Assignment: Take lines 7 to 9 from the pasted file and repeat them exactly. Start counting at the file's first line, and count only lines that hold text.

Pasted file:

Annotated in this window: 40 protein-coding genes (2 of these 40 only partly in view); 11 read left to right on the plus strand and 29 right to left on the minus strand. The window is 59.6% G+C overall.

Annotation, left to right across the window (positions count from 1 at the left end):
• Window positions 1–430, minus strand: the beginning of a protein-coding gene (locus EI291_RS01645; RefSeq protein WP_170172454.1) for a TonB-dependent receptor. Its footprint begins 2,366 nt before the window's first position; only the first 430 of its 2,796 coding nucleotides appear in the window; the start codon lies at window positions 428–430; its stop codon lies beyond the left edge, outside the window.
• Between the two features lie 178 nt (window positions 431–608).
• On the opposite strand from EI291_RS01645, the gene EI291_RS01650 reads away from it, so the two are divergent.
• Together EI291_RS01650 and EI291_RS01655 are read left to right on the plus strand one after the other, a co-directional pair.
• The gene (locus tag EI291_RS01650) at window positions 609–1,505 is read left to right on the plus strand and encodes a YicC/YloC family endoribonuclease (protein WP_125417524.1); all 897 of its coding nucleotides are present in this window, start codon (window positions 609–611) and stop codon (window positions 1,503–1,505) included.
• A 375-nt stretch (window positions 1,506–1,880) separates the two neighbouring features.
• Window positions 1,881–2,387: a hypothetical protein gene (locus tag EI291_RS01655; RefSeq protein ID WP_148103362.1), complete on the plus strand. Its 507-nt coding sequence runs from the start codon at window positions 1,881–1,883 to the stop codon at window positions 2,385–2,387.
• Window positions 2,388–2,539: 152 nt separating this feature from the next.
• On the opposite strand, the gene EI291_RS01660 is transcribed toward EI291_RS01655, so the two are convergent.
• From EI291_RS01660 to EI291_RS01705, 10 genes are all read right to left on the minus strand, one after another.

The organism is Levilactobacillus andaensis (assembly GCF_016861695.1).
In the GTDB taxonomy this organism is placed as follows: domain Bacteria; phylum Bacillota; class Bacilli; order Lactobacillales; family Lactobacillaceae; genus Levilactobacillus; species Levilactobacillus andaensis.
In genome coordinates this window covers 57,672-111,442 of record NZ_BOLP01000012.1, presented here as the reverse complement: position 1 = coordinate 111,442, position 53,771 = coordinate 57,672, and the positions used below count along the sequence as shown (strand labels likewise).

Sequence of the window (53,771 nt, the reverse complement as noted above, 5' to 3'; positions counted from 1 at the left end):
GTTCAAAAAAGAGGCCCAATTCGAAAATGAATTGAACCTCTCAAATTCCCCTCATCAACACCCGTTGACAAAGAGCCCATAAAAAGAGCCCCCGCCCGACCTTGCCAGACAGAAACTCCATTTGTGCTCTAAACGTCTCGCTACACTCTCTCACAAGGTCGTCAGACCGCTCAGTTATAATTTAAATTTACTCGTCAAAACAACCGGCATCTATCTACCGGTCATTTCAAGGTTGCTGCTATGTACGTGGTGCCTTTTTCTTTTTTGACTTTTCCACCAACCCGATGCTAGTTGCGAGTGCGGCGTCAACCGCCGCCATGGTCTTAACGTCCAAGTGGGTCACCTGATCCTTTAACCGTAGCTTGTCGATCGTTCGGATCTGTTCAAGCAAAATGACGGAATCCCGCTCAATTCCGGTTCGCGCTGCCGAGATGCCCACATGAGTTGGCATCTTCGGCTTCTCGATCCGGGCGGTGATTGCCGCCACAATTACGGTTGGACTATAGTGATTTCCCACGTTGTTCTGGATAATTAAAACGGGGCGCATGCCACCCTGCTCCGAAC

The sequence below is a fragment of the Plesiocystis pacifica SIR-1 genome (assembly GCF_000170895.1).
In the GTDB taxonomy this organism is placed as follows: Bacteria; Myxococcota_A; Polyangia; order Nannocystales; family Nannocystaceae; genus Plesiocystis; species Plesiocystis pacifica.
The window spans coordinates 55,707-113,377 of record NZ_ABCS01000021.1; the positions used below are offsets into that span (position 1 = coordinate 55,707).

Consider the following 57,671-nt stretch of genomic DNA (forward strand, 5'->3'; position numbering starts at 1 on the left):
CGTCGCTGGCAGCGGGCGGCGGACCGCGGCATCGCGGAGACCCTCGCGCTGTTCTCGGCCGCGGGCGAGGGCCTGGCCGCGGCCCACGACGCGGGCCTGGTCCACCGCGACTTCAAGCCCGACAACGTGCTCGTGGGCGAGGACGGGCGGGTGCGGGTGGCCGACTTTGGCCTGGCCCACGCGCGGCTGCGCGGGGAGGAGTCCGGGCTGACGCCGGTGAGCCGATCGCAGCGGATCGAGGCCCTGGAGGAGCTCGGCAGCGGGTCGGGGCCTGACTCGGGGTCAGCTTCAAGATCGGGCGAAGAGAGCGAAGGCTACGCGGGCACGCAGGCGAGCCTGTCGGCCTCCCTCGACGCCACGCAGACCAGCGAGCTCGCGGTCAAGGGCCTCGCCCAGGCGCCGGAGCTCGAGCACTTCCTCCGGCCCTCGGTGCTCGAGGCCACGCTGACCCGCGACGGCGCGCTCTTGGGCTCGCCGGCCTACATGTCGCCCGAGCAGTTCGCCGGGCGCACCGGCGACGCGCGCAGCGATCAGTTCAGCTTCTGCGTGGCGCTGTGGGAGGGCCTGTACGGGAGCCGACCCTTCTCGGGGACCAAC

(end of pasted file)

• The gene (locus tag EI291_RS01650) at window positions 609–1,505 is read left to right on the plus strand and encodes a YicC/YloC family endoribonuclease (protein WP_125417524.1); all 897 of its coding nucleotides are present in this window, start codon (window positions 609–611) and stop codon (window positions 1,503–1,505) included.
• A 375-nt stretch (window positions 1,506–1,880) separates the two neighbouring features.
• Window positions 1,881–2,387: a hypothetical protein gene (locus tag EI291_RS01655; RefSeq protein ID WP_148103362.1), complete on the plus strand. Its 507-nt coding sequence runs from the start codon at window positions 1,881–1,883 to the stop codon at window positions 2,385–2,387.